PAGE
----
Chassidism 2
Moshe Ben-Chaim
Readers' critique on "Chassidism" article:
"The Gra was given the most vicious lies and misinformation by the enemies of the Jewish people. Based on what he heard, he made the charem.
The bulk of those who call themselves chassidic today are very different from the early chasidim of the gra's period. Yes, they do have a few crazies. Lubavitch extremists are a scar. However, I would not apply the Gra's statement to the typical Chassidic movement of today. I would not say that The Chassidic movement as a whole, as the Gra held, is not a part of Judaism."
Mesora Response:
It is ridiculous to believe that the Gra, or any chocham, would make decisions, let alone charamos, merely based on non validated information. To assume that wrong information reached the Gra means to say that the Gra he was isolated from society and had no means to validate information. I ask you, perhaps if you hold the Gra could be fooled, so YOU too can be fooled (by this statement of yours), and in fact, the Gra DID have correct informaton. Where else do we see such an argument lodged? According to your reasoning, you must say it is equally possible that the Chassidim as a whole are being fooled by the Besht, and he never did miracles. You must admit this.
You also assume that Rav Yaakov Emden, the Nodah B'Yehuda, and many other communities who made similar charamos were all isolated from the real world, and based their charamos on few informants who were really wrong.
Understand how untenable your suggestion is. Don't you know about halachos of drisha v'chakira? Do you think these great minds would casually make charamos without verification? Your statement is not thought out, and it is an attempt to deny history.
Keep the following in mind:
1) Many still believe in miracle workers today, and this is not a few crazies. (See Saadia Gaon's rebuke of this belief "Emunos V'Daaos")
2) Many still believe the Besht did miracles. (See above)
3) Many still alter halacha.
4) Many dress pious outwardly to grab attention to themselves which is wrong (see Tzfania, 1:8 , see the last "yaish omrim" in the Radak).
5) The Besht himself was on overindulger of food(3), not the Torah's view of a chocham.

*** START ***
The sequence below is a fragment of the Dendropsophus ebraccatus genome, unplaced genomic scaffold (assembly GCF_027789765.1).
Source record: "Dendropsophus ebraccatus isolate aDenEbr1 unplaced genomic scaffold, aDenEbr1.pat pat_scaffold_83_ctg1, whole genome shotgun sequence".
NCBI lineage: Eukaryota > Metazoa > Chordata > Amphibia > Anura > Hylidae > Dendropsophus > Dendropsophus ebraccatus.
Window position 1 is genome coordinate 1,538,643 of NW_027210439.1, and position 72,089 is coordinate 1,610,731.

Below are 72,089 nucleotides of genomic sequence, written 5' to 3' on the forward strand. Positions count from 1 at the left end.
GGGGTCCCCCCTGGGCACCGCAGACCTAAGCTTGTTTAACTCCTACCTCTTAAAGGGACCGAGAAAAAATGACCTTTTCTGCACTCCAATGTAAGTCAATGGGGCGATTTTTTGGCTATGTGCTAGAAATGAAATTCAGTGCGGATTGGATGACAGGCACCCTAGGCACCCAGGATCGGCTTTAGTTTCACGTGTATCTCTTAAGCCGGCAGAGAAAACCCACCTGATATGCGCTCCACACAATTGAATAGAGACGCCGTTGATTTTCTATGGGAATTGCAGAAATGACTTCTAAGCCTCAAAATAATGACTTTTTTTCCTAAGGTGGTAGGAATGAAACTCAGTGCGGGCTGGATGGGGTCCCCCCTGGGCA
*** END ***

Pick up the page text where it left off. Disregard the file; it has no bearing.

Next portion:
6) Chassidus has at its core, even today, the belief that God permeates all physical beings. Completely against the authentic Maimonidean principle that God is not physical.(1) It also promotes the incorrect notion that there is good, even in sin, "even in sin are sparks of good". This is completely against God's own words throughout the Torah of avoiding sin.
7) Chassidus promotes descension into sin by a tzaddik in order to facilitate "ascension".
Until atleast these last two grave errors are abandoned from Chassidus, all bans enacted by the Gra and the leaders of that era remain intact, as these were the Gra's main objections.
The Gra was adamant about preserving Judaism. The new uprising of Chassidism was a distortion and a cancer on the pure system of Torah passed down unadulterated throughout the generations.
A movement today which embodies the name of Chassidim of old, displays that the adherents cherish the values of the original movement. Otherwise they would go by another name. This attitude of fondly accepting Chassidism, even if not fully practiced, was viewed by the Gra, Yaakove Emden, Nodah B'Yehuda, and many communities as dangerous. It can reactivate, and therefore there must be precautions.
Reader's Question: What's the proof that Moshe Rabbeinu didn't have the ideas of Chassidim?
Mesora Response: What is the proof that George Washington didn't have a computer? This question is not on the one holding that he didn't have a computer, but the burden of proof is on the one holding that George Washington did have a computer. It is suggesting something new, and less probable.
When less likely facts are suggested, those are the facts which need support. I don't have to prove that Moshe didn't have
Chassidus, as Chassidus historically was thousands of years after Moshe. The burden of proof is on those who hold that Moshe did have chassidus. In truth, the question is as ridiculous as asking one to disprove George Washington having had a computer.

To see sources documented, see "The Hasidic Movement and the Gaon of Vilna", written by Elijah Judah Schochet, Jason Aaronson Publishers.
(1) Ibid, page 66
(2) Ibid, page 68
(3) Ibid, page 67

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